The only bipartisan sport in America is a Canadian import. Hockey appeals to members of both parties in roughly equal proportions, though Democratic presidential nominee John Kerry, a onetime college hockey star, thrashed President Bush when hockey fans were asked their choice for president in this year's election.
Forget what you've heard about bleeding heart liberals or compassionate conservatives. When it comes to trusting others and acting for the common good, neither political party or ideology has a corner on generosity.
That's what Jeff Milyo of the University of Missouri and his two co-authors found in a survey of college students, using two experimental "games" that are frequently used by economists and political scientists to test altruism and trust. The researchers also discovered that political liberals may talk the compassionate talk but don't walk the walk, at least any more than conservatives do. Self-described liberals were more likely to support increased public spending and redistributive programs. But when asked to put their faith in others or contribute money to the larger good, lefties were no more munificent or trusting than right-thinkers.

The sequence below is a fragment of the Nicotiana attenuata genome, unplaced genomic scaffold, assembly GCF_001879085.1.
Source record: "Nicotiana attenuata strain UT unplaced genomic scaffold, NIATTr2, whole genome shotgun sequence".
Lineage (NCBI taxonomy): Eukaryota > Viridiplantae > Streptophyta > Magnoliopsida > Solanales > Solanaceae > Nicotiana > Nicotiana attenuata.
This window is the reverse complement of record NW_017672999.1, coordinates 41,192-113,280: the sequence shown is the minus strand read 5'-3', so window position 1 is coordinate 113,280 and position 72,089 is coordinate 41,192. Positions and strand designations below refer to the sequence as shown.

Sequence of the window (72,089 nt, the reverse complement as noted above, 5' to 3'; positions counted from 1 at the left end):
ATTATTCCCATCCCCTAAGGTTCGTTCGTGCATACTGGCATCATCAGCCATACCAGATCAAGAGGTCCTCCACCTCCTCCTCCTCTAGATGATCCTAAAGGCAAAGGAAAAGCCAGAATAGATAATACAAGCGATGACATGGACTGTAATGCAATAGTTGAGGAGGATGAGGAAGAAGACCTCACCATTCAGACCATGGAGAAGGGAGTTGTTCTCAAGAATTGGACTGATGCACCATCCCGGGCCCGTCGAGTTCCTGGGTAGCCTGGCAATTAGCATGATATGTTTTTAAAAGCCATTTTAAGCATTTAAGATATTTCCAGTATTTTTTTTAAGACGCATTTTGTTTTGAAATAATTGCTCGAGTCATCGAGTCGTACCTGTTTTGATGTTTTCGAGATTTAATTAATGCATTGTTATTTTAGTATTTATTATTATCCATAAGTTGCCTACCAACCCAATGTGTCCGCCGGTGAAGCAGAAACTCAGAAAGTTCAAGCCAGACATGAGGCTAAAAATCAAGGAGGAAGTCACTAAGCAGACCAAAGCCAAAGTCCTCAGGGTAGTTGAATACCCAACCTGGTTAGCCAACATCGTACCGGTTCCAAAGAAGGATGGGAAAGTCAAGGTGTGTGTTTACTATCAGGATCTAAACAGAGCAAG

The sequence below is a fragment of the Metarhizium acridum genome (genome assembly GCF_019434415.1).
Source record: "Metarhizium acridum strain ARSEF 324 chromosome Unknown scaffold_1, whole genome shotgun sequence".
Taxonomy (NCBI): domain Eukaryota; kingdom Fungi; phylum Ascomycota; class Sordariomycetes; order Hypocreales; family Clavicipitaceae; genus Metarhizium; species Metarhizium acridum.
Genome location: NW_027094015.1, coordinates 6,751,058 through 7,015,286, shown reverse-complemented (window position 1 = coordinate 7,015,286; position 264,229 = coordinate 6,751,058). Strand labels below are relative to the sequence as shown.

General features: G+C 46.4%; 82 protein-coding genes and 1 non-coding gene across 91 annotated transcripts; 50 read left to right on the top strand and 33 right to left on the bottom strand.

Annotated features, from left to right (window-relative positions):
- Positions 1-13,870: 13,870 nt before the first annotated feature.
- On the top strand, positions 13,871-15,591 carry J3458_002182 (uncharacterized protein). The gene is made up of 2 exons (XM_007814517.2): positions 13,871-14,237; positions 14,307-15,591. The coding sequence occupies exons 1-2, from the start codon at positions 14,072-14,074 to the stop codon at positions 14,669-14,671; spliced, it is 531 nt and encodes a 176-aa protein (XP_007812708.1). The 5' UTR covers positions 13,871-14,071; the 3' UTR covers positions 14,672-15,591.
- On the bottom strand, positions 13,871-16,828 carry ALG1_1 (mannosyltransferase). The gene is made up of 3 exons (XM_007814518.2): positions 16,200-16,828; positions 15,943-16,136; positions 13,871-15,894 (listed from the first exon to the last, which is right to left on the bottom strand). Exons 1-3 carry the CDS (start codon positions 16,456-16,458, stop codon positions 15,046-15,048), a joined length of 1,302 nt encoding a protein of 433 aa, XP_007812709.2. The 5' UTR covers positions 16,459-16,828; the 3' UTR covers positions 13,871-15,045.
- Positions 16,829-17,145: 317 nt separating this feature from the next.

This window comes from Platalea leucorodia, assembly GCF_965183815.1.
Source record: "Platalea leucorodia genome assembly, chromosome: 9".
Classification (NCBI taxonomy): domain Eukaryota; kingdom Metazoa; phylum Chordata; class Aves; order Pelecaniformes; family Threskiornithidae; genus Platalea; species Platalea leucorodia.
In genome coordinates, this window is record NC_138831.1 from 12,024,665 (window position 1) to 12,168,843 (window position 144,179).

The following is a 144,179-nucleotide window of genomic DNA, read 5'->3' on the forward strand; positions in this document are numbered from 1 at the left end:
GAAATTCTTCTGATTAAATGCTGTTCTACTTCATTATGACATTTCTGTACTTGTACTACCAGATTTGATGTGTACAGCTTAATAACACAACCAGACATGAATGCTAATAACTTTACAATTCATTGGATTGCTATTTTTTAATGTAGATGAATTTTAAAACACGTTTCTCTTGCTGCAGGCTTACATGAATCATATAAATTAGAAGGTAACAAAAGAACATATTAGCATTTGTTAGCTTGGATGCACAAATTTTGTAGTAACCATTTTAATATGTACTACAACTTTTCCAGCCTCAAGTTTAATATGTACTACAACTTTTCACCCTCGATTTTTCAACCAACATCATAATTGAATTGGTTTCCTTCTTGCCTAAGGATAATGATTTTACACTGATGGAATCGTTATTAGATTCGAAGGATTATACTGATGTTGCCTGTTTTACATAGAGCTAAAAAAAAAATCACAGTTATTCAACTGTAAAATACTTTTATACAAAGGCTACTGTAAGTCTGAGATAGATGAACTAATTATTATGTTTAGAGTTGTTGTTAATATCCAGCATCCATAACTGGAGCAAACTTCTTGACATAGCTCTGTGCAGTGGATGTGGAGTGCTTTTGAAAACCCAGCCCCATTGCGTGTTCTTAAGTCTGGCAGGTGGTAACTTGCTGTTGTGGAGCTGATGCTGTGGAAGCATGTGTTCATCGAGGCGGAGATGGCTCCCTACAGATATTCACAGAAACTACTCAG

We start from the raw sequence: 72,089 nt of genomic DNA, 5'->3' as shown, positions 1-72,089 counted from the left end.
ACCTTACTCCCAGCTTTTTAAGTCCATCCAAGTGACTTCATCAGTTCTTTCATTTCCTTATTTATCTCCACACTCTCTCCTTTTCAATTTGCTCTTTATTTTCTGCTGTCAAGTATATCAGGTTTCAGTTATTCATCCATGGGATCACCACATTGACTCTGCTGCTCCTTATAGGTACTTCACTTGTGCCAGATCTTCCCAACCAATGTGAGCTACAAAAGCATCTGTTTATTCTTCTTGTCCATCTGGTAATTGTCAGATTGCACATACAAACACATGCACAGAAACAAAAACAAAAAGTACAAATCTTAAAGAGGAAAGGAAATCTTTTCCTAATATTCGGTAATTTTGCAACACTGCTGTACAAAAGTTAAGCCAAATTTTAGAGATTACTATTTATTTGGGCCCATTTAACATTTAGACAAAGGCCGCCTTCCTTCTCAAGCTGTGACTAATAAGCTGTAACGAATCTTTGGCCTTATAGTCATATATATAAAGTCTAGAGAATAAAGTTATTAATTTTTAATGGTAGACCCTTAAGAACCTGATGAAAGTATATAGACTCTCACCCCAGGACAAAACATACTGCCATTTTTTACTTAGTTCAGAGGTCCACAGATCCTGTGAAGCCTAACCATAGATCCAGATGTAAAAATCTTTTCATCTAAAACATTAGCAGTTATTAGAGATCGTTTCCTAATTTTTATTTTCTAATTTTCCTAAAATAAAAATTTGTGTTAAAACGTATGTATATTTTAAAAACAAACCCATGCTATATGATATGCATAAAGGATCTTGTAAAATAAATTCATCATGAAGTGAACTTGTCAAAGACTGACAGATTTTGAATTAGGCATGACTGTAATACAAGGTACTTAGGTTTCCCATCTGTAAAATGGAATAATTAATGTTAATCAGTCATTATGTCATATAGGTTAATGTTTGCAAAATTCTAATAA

"Some would argue that liberals are indeed generous, albeit with others' money," the researchers noted wryly in a just-published working paper provocatively titled "Do Liberals Play Nice?"
Milyo and his co-authors, Lisa Anderson and Jennifer Mellor of the College of William & Mary, surveyed a total of 196 William and Mary students to determine, among other things, which political party they supported and how politically liberal or conservative they were. Then the researchers instructed the students to play the two games.
In the "trust game," test subjects were paired up, and one person from each pair was given $10. This person could keep all the money, send only a portion of it to his or her partner, or send it all. Any amount that was sent was tripled -- an incentive to pass on the money. Then the second person could pass all, some or none of the money back. (The game was played repeatedly, and after the experiment was over, the actual dollar winnings from one of the rounds, chosen at random, were distributed to the pair. That kept the players trying hard each time to maximize their returns while keeping down the cost of the experiment, Milyo said.)
So what has this got to do with trusting others? "The payoff was the greatest if players trusted each other to repeatedly send along the full amount," Milyo explained.